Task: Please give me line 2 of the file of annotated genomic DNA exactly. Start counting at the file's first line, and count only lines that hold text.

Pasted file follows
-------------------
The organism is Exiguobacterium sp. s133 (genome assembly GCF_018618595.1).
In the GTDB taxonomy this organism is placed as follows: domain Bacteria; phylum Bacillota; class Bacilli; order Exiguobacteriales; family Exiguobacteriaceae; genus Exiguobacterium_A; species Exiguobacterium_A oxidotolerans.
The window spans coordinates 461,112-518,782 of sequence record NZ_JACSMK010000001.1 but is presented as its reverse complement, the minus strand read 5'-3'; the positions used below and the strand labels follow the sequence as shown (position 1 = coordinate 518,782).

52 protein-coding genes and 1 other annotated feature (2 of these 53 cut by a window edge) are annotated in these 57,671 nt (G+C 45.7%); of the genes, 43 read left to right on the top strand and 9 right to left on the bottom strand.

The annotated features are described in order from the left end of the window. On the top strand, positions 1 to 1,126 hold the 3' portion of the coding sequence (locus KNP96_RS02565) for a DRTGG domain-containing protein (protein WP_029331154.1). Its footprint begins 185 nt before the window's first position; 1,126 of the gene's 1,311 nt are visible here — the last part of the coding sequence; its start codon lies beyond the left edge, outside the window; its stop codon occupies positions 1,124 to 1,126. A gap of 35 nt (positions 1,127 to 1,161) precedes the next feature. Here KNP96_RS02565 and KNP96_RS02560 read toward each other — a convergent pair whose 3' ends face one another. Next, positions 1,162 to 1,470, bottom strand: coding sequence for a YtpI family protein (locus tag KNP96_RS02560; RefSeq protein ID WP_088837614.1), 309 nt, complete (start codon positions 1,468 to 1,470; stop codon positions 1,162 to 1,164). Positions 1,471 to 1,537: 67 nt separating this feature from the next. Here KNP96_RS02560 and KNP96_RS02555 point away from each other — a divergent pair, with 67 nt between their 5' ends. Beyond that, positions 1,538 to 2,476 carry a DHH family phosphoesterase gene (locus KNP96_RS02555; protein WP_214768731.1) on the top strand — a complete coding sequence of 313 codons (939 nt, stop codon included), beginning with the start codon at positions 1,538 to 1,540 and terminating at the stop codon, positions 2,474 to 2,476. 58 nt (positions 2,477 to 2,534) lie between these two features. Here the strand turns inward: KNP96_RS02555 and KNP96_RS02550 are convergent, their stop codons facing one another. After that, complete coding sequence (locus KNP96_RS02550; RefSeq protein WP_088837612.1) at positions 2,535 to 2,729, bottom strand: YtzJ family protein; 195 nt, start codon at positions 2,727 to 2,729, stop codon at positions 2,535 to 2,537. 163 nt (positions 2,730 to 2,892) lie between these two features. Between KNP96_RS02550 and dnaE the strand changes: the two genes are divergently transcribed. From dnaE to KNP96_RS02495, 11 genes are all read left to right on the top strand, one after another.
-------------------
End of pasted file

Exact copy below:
In the GTDB taxonomy this organism is placed as follows: domain Bacteria; phylum Bacillota; class Bacilli; order Exiguobacteriales; family Exiguobacteriaceae; genus Exiguobacterium_A; species Exiguobacterium_A oxidotolerans.